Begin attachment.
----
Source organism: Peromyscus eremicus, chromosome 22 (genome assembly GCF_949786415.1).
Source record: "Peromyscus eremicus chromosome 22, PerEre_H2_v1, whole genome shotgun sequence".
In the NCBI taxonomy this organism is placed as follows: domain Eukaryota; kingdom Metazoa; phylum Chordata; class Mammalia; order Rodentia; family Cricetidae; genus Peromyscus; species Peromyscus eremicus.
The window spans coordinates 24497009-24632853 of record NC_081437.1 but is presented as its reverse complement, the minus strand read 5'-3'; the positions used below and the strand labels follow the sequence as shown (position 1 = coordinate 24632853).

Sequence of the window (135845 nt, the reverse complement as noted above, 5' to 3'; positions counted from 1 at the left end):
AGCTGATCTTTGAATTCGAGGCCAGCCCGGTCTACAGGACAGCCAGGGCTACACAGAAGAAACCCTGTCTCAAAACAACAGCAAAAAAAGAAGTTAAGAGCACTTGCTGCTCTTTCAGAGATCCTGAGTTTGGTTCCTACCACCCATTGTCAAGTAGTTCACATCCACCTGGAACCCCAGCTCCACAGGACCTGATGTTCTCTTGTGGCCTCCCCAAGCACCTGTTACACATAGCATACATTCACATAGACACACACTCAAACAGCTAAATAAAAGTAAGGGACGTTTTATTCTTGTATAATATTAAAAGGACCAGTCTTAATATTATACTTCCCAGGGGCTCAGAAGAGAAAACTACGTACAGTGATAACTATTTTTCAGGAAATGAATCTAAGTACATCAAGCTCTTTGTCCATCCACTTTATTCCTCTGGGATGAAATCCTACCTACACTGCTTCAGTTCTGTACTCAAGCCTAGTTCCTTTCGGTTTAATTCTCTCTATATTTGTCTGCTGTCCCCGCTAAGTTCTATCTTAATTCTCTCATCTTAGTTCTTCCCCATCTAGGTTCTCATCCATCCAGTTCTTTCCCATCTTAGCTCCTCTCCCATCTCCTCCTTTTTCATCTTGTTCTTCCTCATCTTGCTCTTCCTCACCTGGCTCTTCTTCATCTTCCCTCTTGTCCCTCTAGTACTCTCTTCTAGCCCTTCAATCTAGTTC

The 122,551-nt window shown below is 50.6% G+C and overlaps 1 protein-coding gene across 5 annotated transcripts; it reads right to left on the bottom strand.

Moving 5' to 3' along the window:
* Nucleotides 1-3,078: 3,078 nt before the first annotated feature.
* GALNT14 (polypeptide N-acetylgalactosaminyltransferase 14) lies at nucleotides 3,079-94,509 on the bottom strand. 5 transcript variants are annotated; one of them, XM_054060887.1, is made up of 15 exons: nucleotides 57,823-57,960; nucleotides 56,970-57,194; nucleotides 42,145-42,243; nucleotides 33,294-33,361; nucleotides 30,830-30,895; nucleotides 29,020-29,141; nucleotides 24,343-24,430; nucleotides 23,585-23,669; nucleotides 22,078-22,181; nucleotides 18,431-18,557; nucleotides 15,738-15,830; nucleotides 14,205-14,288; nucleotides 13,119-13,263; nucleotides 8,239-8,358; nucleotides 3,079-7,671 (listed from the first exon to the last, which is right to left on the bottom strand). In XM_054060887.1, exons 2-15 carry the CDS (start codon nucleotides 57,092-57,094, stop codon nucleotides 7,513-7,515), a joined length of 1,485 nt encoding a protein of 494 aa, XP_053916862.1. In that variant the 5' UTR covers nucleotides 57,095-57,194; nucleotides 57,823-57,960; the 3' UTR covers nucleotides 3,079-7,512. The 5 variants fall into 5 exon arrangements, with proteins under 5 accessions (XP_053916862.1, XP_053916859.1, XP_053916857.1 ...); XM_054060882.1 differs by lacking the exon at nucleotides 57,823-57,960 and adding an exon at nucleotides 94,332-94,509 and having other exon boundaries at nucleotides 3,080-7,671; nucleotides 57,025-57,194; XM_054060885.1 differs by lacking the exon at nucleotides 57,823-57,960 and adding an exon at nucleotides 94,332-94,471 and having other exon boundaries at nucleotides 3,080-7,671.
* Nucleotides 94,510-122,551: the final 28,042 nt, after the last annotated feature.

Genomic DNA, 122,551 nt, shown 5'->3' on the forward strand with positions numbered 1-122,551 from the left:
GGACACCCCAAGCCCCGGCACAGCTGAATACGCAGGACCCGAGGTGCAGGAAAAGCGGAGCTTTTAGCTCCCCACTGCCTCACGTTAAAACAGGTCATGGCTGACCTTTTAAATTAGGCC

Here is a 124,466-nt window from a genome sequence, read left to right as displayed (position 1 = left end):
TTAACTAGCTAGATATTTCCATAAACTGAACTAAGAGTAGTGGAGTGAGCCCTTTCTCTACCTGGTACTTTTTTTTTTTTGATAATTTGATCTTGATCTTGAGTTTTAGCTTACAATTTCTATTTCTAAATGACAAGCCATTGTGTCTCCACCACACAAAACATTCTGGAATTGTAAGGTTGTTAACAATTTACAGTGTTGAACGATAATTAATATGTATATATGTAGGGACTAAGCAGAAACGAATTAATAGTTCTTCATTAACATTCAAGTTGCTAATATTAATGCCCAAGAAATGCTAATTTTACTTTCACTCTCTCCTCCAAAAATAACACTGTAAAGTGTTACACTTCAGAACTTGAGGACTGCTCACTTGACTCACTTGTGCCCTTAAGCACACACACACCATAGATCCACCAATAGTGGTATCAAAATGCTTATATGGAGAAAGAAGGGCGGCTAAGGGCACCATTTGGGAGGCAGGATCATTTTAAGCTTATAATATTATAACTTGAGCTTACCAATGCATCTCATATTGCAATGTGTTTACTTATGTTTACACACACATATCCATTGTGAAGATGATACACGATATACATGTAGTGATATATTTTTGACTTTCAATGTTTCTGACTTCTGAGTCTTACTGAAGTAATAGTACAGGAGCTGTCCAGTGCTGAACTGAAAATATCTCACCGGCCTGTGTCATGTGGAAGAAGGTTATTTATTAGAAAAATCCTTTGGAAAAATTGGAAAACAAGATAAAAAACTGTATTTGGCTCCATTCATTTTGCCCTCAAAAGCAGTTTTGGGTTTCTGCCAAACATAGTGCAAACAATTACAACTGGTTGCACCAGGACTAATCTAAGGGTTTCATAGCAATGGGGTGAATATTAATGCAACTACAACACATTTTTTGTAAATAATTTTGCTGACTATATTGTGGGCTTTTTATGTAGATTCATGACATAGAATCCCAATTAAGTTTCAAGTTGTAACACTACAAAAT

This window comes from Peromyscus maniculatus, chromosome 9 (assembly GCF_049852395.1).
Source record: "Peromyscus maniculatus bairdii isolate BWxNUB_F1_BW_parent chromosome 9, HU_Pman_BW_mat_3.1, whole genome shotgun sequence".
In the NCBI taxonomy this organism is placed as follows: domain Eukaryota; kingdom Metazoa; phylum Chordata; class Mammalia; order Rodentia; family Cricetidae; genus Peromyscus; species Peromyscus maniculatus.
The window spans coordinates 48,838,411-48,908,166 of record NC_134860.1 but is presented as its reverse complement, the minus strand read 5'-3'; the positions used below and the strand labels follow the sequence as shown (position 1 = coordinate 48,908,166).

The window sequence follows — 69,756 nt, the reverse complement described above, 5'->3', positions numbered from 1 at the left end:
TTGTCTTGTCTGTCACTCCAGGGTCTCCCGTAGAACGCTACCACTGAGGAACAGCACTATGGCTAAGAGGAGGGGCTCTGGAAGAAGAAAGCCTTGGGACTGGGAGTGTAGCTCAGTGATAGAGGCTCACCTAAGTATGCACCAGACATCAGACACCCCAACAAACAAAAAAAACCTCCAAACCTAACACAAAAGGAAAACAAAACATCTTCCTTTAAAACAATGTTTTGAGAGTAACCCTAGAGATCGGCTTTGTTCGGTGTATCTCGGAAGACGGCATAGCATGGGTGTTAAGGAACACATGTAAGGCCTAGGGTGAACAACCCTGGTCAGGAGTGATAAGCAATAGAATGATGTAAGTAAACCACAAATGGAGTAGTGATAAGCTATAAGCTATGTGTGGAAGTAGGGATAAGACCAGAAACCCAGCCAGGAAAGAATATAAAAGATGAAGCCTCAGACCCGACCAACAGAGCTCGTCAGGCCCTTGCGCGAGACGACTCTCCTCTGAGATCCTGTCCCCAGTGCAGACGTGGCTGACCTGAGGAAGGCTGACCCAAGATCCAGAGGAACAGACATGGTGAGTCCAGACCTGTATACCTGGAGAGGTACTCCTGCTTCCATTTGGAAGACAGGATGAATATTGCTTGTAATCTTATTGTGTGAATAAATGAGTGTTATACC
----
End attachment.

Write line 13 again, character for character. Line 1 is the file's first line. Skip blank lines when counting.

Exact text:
GGACACCCCAAGCCCCGGCACAGCTGAATACGCAGGACCCGAGGTGCAGGAAAAGCGGAGCTTTTAGCTCCCCACTGCCTCACGTTAAAACAGGTCATGGCTGACCTTTTAAATTAGGCC